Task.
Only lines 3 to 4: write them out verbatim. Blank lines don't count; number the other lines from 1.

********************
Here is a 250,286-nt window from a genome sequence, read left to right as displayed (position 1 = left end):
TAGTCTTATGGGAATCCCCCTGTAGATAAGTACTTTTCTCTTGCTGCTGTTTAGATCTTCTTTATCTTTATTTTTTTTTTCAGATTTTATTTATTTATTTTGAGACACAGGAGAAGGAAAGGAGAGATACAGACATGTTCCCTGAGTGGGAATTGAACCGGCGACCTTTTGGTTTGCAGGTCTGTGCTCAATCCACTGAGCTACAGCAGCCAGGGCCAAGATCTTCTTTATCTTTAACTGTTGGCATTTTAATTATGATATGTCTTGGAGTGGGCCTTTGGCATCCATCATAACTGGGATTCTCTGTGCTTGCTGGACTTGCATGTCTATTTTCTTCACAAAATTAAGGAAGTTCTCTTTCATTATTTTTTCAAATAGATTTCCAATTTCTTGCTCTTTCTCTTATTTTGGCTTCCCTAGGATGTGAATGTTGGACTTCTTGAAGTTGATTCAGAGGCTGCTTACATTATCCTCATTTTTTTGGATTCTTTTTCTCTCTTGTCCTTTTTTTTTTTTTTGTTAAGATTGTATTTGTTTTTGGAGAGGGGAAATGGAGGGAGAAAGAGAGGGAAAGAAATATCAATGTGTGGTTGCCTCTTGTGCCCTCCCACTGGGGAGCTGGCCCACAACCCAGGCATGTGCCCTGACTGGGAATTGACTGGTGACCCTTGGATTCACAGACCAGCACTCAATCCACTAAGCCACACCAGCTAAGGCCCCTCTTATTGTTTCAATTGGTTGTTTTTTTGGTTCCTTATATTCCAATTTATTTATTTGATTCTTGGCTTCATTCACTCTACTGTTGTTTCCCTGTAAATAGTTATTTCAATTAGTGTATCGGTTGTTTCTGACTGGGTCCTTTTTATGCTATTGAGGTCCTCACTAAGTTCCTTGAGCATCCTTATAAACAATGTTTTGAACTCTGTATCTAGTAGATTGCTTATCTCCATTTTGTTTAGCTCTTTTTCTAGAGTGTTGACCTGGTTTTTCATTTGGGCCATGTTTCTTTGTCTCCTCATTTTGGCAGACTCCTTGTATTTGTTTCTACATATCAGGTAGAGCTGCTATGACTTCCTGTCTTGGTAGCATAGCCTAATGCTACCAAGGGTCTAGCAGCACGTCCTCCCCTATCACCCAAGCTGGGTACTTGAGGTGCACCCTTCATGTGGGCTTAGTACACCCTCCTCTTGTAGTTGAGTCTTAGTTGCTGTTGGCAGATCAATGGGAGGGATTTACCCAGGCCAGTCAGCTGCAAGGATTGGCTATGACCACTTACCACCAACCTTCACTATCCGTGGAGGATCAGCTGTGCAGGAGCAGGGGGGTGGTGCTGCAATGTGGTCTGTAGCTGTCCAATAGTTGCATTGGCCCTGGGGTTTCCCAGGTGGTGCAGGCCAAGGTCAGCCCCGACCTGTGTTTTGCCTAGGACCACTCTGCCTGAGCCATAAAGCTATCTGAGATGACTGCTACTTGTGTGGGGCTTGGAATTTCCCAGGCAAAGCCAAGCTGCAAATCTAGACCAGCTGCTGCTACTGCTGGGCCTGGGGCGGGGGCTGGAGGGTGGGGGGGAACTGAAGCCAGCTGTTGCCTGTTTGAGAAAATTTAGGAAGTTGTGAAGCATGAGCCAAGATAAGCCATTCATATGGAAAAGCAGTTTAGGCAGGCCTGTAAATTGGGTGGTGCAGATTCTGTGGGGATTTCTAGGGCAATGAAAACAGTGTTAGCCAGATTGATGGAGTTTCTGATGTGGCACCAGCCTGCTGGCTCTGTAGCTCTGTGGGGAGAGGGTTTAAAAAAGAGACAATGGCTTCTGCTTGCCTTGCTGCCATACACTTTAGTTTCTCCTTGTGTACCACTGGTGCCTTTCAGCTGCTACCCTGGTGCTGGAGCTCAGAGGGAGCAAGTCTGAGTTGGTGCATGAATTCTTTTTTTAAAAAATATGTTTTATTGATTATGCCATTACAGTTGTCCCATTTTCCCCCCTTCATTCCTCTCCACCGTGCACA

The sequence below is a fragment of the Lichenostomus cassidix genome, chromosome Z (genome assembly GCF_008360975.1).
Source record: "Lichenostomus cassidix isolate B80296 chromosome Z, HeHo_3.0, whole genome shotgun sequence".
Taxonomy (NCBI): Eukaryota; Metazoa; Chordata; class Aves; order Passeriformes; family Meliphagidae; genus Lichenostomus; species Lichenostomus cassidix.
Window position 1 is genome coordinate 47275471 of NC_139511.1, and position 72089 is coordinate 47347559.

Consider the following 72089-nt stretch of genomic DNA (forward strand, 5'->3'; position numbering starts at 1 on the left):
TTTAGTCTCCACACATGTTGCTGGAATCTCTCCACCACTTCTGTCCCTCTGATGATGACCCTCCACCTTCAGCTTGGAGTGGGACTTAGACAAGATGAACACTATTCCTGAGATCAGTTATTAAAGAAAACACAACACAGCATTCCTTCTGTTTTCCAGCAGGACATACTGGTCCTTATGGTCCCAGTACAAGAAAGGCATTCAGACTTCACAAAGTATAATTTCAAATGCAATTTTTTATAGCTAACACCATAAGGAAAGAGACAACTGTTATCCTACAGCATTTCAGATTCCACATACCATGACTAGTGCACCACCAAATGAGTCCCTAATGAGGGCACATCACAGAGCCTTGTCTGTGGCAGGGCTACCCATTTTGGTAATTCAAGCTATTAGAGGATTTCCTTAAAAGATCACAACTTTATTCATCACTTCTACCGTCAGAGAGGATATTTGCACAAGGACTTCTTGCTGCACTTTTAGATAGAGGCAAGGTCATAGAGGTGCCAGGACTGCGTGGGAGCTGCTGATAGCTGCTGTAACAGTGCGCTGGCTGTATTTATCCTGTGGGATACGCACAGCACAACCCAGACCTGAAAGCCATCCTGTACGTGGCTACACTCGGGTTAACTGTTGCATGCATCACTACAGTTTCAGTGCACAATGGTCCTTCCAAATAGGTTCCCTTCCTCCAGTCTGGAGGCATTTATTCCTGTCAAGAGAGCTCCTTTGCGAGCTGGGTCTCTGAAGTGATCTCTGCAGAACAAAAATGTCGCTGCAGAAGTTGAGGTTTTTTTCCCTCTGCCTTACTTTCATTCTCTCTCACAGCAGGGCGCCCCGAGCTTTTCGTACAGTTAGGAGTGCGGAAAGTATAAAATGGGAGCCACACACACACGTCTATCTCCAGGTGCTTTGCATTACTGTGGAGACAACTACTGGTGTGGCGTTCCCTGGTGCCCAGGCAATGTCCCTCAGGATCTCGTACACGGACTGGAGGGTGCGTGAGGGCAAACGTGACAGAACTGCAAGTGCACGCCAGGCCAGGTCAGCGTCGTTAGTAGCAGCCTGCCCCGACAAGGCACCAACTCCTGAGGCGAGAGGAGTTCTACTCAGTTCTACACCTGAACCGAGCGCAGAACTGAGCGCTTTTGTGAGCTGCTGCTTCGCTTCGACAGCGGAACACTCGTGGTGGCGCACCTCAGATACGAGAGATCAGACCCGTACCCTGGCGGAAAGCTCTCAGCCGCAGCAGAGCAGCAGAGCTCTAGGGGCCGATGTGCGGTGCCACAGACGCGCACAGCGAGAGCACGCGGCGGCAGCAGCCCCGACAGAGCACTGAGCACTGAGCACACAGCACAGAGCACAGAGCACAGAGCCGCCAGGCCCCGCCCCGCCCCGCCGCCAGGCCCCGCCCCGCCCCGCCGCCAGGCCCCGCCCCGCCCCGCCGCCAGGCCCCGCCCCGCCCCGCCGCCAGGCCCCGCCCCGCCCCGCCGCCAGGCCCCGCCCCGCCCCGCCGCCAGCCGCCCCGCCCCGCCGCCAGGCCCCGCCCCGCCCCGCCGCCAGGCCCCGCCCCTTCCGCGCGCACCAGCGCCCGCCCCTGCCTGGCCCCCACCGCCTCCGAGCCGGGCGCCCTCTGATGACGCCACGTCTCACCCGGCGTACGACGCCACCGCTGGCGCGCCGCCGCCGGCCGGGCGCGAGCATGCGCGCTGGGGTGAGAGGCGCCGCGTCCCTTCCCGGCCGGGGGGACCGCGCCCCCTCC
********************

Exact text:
The sequence below is a fragment of the Lichenostomus cassidix genome, chromosome Z (genome assembly GCF_008360975.1).
Source record: "Lichenostomus cassidix isolate B80296 chromosome Z, HeHo_3.0, whole genome shotgun sequence".